April 5, 2019 2:03 am
Updated: April 5, 2019 3:23 pm

Ecuador denies that Julian Assange is about to be expelled from its London embassy

WATCH: British police wait outside Ecuador embassy after Wikileaks says Julian Assange may be kicked out

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A senior Ecuadorian official said no decision has been made to expel Julian Assange from the country’s London embassy despite tweets from Wikileaks that sources had told it he could be kicked out within “hours to days.”

A small group of protesters and supporters of Wikileaks’ founder gathered Thursday outside the embassy in London where Assange has been holed up since August 2012. He has feared extradition to the U.S. since WikiLeaks published thousands of classified military and diplomatic cables.

WATCH: Nov. 16, 2018 — Prosecutors in the U.S. obtained a sealed indictment against Wikileaks founder Julian Assange on Thursday, though it’s unclear what charges Assange is facing.

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Earlier, Wikileaks tweeted: “BREAKING: A high level source within the Ecuadorian state has told @WikiLeaks that Julian Assange will be expelled within ‘hours to days’ using the #INAPapers offshore scandal as a pretext—and that it already has an agreement with the U.K. for his arrest.”

Another tweet said it had received a secondary confirmation from another high-level source.

Ecuador’s foreign ministry released a statement saying it “doesn’t comment on rumours, theories or conjectures that don’t have any documented backing.”

READ MORE: Chelsea Manning jailed after refusing to testify to grand jury on Wikileaks

Later, a top official said while Ecuadorian President Lenin Moreno was angered by the apparent hacking of his personal communications, he denied WikiLeaks’ claim and said no decision had been taken to expel Assange from the Embassy. The official spoke on the condition of anonymity because he wasn’t authorized to discuss the matter.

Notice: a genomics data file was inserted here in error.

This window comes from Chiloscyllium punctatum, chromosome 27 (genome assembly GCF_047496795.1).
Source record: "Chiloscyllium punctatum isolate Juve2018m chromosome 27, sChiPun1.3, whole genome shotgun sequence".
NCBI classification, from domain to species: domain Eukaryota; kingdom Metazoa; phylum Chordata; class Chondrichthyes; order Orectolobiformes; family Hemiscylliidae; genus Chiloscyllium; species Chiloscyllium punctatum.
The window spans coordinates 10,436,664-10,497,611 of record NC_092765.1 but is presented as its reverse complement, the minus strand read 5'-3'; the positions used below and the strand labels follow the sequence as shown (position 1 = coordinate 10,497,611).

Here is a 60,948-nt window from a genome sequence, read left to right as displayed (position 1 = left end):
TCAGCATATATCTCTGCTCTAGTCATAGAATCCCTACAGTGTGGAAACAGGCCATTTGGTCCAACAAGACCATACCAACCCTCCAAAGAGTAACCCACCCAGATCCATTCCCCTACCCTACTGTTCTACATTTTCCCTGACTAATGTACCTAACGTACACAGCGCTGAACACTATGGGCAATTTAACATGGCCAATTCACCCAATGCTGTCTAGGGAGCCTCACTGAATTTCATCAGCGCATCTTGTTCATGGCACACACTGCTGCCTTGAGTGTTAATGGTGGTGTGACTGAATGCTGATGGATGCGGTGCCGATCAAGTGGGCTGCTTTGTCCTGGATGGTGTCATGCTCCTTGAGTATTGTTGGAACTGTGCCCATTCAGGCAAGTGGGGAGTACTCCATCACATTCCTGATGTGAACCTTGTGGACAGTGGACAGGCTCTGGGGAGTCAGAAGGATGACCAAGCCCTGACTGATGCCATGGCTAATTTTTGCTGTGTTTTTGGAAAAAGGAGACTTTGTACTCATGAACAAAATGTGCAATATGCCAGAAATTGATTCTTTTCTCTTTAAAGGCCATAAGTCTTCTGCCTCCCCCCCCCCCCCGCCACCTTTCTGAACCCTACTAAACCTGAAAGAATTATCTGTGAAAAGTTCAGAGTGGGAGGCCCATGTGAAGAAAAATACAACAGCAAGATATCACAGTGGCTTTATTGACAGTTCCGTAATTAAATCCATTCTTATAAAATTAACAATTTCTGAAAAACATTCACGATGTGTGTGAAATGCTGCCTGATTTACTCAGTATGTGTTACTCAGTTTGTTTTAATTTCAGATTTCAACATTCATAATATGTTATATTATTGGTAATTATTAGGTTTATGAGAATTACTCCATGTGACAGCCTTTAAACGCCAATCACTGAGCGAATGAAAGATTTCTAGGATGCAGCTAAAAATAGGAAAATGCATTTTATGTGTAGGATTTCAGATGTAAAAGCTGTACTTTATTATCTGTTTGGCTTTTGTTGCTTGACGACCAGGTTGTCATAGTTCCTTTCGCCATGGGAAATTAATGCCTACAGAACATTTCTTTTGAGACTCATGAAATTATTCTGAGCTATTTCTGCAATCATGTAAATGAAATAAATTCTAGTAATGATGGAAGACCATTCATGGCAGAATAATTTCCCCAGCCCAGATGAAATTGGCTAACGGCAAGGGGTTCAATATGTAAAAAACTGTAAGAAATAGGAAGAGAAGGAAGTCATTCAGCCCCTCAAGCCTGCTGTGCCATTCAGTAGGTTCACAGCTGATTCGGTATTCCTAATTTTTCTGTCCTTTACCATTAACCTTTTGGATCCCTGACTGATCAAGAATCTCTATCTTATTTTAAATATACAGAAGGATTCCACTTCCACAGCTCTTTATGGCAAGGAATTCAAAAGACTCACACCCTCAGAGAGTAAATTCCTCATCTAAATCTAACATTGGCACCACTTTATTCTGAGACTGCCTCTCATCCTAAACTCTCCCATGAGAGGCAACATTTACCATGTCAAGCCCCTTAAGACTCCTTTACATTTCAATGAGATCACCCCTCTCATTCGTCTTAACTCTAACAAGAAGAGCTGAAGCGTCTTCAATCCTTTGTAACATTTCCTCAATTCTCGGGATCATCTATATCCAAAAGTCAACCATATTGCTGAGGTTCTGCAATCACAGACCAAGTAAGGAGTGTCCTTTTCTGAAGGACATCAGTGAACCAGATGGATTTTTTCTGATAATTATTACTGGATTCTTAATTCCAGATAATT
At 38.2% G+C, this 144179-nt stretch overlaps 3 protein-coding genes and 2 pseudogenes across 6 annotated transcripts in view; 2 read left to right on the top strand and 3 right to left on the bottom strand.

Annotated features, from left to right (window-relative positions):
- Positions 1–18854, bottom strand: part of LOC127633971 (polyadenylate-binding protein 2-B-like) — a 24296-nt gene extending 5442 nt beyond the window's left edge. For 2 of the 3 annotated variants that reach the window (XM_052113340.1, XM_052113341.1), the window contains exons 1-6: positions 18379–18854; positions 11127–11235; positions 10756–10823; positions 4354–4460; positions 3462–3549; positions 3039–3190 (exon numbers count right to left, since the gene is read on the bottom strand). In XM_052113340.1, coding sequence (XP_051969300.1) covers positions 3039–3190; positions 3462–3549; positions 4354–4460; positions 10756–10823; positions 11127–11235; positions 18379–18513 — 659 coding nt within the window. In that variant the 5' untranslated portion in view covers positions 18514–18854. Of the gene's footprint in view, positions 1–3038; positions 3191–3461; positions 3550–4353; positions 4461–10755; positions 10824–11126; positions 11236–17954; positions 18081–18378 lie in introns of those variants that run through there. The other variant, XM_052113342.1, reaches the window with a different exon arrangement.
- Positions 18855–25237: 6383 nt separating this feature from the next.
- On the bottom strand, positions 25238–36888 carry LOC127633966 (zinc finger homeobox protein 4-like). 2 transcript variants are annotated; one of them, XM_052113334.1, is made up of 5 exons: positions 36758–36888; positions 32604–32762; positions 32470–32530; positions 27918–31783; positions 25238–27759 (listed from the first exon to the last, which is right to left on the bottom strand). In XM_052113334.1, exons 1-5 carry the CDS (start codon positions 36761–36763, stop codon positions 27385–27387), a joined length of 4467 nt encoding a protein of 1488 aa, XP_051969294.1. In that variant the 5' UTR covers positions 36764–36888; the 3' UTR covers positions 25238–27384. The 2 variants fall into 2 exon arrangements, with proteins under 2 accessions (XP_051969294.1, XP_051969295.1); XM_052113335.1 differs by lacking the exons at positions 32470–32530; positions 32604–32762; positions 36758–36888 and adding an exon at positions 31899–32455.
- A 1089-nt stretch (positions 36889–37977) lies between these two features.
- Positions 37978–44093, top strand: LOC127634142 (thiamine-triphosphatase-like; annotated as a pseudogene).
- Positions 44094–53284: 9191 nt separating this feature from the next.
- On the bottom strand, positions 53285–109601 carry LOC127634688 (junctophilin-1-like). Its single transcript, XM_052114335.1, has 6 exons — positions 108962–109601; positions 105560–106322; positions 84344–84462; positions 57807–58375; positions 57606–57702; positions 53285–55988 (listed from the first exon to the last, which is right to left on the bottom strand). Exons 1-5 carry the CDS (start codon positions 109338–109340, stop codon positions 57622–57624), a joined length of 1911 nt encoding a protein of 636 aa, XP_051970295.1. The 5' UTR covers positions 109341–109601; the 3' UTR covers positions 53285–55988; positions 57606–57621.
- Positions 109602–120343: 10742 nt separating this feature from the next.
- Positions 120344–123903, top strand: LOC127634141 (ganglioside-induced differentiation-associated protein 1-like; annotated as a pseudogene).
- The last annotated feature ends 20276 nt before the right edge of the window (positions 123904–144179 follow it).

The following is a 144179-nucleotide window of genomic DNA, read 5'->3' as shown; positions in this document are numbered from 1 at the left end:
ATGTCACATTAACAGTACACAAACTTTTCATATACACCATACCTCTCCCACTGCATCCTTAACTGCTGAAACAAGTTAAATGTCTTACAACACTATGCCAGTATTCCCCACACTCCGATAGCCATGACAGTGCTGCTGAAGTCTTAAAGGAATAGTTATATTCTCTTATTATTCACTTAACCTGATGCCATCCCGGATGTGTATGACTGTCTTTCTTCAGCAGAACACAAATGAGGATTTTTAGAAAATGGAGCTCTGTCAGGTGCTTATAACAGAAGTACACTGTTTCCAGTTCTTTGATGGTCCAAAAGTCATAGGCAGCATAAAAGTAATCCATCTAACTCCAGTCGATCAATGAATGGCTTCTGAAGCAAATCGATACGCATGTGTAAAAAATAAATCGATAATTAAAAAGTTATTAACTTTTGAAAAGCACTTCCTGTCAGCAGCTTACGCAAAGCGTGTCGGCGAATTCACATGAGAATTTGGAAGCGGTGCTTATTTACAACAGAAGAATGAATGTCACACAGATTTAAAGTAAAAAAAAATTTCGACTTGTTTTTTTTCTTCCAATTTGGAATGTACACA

On Tuesday, Moreno blamed WikiLeaks for recent allegations of offshore corruption that in appeared in local media outlets and the publication of family photos to social media.

Moreno accused WikiLeaks of intercepting phone calls and private conversations as well as “photos of my bedroom, what I eat, and how my wife and daughters and friends dance.”

WATCH: Oct. 16, 2017 — Clinton brands WikiLeaks boss ‘tool of Russian intelligence’

Moreno provided no evidence, but the speech reflected ongoing tension between Assange and his hosts at the Ecuadorian Embassy in London.

WikiLeaks in a statement called Moreno’s charges “completely bogus,” saying it reported on the accusations of corruption against the president only after Ecuador’s legislature investigated the issue.

Assange’s defence team suggested on Twitter that Moreno was trying to use the scandal to pressure the WikiLeaks founder.

WATCH: May 19, 2017 — Assange hails victory after Sweden drops probe, says prepared to end impasse

© 2019 The Canadian Press

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